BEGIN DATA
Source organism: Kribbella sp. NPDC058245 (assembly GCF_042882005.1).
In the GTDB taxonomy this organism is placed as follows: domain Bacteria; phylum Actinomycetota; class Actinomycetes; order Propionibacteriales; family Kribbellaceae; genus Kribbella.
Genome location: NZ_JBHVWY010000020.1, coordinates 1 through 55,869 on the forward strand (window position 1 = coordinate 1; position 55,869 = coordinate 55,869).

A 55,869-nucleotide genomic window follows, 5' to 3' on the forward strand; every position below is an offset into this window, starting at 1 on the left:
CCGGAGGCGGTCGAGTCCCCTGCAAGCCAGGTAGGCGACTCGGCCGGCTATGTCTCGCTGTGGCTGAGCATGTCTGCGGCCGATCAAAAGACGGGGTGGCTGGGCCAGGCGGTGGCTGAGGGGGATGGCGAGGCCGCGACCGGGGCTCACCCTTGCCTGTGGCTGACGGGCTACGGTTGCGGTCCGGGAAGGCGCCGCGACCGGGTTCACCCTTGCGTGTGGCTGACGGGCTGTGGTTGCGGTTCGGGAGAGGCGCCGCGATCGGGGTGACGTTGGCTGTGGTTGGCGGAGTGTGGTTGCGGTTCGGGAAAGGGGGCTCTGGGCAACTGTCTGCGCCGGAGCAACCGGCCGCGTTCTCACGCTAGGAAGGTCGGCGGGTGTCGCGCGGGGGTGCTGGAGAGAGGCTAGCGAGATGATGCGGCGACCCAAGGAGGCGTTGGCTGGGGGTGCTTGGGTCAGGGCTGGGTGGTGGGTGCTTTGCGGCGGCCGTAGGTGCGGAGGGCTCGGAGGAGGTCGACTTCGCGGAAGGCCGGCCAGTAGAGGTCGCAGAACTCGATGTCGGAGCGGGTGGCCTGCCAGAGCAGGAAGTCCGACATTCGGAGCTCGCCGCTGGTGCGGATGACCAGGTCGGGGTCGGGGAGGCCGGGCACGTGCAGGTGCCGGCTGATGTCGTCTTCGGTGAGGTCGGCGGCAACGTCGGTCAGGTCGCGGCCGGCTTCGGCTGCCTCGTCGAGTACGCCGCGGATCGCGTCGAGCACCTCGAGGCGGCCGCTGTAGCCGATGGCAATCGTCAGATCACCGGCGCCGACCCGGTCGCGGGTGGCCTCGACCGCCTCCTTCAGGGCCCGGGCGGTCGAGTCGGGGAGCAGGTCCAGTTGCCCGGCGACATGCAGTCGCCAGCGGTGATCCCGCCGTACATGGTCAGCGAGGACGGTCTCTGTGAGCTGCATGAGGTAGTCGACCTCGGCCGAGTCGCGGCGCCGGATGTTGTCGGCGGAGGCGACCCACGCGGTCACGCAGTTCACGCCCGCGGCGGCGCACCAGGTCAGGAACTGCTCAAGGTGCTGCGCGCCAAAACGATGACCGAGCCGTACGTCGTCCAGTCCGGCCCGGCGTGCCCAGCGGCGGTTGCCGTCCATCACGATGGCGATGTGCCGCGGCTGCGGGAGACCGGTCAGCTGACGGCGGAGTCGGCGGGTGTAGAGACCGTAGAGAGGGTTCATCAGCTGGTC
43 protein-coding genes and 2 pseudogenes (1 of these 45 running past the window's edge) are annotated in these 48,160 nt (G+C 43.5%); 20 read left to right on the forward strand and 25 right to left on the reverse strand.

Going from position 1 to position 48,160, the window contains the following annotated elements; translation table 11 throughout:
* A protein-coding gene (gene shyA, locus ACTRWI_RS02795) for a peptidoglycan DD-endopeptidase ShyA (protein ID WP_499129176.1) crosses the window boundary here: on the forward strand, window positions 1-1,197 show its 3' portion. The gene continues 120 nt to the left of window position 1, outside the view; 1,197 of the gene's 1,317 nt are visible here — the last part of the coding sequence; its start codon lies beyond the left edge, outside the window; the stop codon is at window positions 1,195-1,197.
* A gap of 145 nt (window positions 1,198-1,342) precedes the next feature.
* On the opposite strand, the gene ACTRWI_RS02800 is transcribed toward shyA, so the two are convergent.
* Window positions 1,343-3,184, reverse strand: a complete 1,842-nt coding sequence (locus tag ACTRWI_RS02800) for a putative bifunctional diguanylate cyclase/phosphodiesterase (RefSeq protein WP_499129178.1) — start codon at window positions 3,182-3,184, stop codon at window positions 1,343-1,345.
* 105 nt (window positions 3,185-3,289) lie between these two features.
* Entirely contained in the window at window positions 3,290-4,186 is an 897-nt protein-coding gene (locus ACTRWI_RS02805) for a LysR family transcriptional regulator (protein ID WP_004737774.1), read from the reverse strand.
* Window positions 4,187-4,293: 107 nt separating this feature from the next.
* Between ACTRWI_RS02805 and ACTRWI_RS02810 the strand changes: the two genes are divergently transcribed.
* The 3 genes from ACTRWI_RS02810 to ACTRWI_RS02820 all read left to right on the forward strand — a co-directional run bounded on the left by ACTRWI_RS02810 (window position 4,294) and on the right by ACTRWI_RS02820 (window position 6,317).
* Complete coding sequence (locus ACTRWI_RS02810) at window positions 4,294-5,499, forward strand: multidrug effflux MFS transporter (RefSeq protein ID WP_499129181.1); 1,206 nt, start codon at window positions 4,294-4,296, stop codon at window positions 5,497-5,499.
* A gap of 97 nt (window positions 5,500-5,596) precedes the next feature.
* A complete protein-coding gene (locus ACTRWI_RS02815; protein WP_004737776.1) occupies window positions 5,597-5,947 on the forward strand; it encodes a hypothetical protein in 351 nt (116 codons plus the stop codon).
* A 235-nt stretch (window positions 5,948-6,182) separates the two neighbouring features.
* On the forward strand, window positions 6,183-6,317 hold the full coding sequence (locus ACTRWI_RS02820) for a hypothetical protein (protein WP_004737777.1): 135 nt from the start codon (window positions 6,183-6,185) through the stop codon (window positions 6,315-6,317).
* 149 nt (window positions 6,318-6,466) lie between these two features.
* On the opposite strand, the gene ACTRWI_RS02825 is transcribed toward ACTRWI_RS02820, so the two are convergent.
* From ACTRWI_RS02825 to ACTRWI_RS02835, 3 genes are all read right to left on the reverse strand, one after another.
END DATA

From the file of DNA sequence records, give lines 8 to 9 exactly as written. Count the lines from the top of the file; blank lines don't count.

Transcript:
* A protein-coding gene (gene shyA, locus ACTRWI_RS02795) for a peptidoglycan DD-endopeptidase ShyA (protein ID WP_499129176.1) crosses the window boundary here: on the forward strand, window positions 1-1,197 show its 3' portion. The gene continues 120 nt to the left of window position 1, outside the view; 1,197 of the gene's 1,317 nt are visible here — the last part of the coding sequence; its start codon lies beyond the left edge, outside the window; the stop codon is at window positions 1,195-1,197.
* A gap of 145 nt (window positions 1,198-1,342) precedes the next feature.